Board policy against hate-motivated behavior amended

In light of Pittsburgh shooting, hate crimes live on

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On October 27, Robert Bowers walked into The Tree of Life Synagogue in Squirrel Hill, Pittsburgh, with an AR-15 style assault rifle shouting “All Jews must die.” According to multiple news sources, 11 people were killed and many others injured.

“The assault on the synagogue unfolded on a quiet, drizzly morning, and came amid a bitter, vitriolic midterm election season and against the backdrop of what appears to be a surge in hate-related speech and crimes across America,” the New York Times wrote in a recent article. “It also took place in the wake of the arrest Friday morning of a man who the authorities said sent more than a dozen pipe bombs to critics of Mr. Trump, including several high-profile Democrats.”

The Anti-Defamation League (ADL) reported that anti-Semitic incidents in the United States occurred at rates nearly 60 percent higher in 2017 than 2016.

According to Superintendent Tony Knight, the ADL named the Oak Park Unified School District a “no place for hate school” a couple years ago when a representative came to speak at Oak Park High School.

“It’s really a place for everybody to be where everybody is — not just accepted or tolerated, but appreciated,” Knight said. “We appreciate each other for who we are and who we’ve come to be.”

To address hate on school campuses, the Oak Park Board of Education voted to amend their 5149.5 policy against hate-motivated behavior Sept. 17 after the California School Board Association altered state policy through the Education Code.

Those amendments include defining hate-motivated behavior as “discrimination, harassment, intimidation, bullying, and other behavior motivated by a person’s hostility towards another person’s real or perceived ethnicity, national origin, immigrant status, sex, gender, sexual orientation, religious beliefs, age, disability, or any other physical or cultural characteristic.”

“In regard to the policy at hand, OPUSD is ‘ahead of the game,’” Oak Park board clerk Barbara Laifman wrote to the Talon. “We have programs at each of our school sites which address hate-motivated behavior, as well as avenues for students and staff to follow when an issue arises.”

The policy’s amendments allow for an expansion in prevention and educational programs to address hate-motivated behavior in schools and around the community. Currently, the high school has programs like Safe School Ambassadors and Advanced Peer Counseling, Medea Creek Middle School has the “Where Everybody Belongs” project and elementary schools have the “Character Counts” program.

“I think we can either view our district as a microcosm of the larger world, or as a model for the larger world, and I hope to think that we are setting an exemplary example when it comes to the care that we give to each other in OPUSD,” Laifman wrote.

Knight said that consequences for hate-motivated behavior include suspension or expulsion, reporting the incident to the sheriff’s department and/or visiting the Museum of Tolerance in Los Angeles.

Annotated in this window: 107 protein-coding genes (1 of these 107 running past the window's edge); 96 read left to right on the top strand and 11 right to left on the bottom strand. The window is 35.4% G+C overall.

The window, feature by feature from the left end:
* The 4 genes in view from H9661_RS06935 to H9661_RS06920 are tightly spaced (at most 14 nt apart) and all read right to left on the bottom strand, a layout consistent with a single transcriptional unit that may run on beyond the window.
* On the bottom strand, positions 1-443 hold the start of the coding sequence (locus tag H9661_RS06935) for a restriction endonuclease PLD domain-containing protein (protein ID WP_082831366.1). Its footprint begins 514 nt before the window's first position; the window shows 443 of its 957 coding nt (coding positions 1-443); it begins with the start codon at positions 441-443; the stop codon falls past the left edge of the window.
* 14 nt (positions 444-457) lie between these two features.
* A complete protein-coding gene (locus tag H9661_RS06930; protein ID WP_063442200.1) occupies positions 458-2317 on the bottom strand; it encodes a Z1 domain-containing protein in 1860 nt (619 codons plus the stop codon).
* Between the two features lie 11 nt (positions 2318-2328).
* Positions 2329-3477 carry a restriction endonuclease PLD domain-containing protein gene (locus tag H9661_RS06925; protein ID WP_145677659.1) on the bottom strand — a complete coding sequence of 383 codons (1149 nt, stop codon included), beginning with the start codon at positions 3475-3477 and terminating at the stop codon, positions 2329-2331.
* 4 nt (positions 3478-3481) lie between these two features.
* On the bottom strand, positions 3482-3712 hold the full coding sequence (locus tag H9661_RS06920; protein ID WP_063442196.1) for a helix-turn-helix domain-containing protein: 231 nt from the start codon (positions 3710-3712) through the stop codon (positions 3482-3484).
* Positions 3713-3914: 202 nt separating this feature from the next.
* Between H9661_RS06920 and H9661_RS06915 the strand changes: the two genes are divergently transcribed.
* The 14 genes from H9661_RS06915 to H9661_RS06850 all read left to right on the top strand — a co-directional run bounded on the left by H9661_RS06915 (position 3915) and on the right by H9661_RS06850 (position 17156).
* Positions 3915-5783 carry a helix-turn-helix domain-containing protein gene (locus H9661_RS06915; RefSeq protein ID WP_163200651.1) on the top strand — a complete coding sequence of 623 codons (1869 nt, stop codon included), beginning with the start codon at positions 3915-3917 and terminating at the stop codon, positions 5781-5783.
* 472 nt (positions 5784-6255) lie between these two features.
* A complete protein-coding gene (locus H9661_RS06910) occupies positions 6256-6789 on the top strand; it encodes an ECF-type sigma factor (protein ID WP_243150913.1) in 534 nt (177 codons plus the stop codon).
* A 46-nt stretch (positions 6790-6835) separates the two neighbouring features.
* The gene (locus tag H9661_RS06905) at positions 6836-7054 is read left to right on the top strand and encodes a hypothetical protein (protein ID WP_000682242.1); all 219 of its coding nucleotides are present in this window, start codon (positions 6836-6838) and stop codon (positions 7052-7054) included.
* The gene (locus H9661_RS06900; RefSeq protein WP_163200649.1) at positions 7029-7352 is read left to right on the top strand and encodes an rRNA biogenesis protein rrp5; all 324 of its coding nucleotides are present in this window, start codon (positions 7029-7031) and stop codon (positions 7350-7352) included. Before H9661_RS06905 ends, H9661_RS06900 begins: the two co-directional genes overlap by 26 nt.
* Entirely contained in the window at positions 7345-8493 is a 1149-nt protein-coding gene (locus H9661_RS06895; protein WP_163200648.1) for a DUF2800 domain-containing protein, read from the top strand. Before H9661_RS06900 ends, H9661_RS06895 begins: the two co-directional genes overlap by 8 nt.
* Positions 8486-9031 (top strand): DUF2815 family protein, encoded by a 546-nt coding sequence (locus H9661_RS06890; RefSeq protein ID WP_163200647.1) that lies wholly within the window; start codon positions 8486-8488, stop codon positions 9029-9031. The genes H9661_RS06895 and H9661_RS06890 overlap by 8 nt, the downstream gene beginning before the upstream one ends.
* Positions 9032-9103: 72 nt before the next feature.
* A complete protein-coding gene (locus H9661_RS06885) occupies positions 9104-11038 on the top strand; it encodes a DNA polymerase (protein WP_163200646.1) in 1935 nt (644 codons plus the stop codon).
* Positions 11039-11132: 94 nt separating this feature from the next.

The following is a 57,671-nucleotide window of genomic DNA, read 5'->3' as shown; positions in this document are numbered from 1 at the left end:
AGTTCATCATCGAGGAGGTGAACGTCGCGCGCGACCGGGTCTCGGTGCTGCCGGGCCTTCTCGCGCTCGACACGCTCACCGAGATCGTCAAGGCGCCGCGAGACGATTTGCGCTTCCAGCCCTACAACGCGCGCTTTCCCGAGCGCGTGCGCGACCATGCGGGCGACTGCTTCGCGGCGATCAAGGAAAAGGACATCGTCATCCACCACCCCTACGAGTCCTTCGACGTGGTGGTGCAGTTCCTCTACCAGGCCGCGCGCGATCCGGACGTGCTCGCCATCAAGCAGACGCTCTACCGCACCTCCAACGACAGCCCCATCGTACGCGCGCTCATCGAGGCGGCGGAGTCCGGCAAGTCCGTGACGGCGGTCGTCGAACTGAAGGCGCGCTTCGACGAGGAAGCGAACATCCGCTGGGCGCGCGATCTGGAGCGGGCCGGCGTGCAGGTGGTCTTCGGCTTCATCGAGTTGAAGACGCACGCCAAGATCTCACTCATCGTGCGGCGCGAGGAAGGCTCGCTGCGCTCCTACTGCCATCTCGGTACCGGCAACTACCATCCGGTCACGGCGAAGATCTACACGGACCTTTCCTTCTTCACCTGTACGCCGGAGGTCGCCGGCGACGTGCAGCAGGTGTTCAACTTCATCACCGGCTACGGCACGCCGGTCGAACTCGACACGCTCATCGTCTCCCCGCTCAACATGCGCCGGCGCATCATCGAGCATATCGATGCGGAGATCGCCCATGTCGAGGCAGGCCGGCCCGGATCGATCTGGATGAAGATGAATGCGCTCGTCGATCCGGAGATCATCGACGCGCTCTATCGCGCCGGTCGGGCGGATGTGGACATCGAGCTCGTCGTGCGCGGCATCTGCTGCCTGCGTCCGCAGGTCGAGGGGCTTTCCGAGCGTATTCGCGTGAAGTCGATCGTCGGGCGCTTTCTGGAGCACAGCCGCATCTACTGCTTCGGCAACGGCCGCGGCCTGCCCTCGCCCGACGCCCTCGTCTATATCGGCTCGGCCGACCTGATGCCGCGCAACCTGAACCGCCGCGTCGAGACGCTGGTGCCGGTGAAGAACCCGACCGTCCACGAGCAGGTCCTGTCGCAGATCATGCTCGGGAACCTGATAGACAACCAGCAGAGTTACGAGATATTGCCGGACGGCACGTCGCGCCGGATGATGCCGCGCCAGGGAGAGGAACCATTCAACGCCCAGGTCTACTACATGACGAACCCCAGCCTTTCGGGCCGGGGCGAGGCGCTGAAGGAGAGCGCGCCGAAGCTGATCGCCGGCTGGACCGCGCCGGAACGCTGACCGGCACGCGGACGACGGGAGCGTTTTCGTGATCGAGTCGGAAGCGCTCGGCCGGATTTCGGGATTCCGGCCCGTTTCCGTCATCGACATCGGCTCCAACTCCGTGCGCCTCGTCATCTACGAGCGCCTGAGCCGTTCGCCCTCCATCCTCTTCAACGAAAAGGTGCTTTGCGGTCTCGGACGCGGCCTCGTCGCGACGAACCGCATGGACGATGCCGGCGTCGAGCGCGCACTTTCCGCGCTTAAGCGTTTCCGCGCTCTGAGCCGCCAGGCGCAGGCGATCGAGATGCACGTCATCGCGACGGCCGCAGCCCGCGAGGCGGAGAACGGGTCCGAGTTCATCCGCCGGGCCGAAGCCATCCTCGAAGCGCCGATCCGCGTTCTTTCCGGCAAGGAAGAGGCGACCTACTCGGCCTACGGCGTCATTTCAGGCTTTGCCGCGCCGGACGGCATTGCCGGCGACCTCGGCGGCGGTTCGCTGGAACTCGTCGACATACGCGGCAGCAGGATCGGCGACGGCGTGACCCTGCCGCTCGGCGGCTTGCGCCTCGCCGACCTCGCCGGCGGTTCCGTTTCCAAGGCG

“Sometimes people get angry and they might say something that could be racially-motivated, so it sounds like it’s racially-motivated, but they’re just really angry. If they call someone a name related on their race, all of a sudden it becomes a hate-motivated incident,” Knight said. “We take a very tough stand on it, so if people make that mistake, it’s going to be very unfortunate for them because it’s not allowed, it’s not acceptable and we have a very low tolerance for it at Oak Park.”

While student conduct is more closely monitored now than ever before in schools, staff and administration is also offered additional training to address discriminatory behavior. Laifman wrote that the new amendments are part of “an ongoing focus in the climate of care in OPUSD.”

“We are a school, so this is where people learn a lot of different things about life. But we also live in a society today where it’s not always easy to learn about these things because you hear things from various people in the news and the way we speak,” Knight said. “Some students may think that they have license to say certain things against other people because of their race, religion, gender, sexual orientation, language, the list goes on and on — we have all kinds of people in our schools.”

The policy allows for the use of uniform complaint procedures when behavior is determined to be based on unlawful discrimination. According to Knight, students can self-report hate incidents if they feel victimized.

“What’s important to me as your superintendent is that every single student in the school district feels 100 percent comfortable being here, and that can’t happen if even one of the students is being derogative or rolling their eyes or making some kind of an action against any other student,” Knight said.

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About the Writer
Olivia Buccieri, Editor-in-Chief

Olivia Buccieri is a senior at Oak Park High School. She is currently the Editor-in-Chief of the Oak Park Talon. She served as a senior staff writer her...

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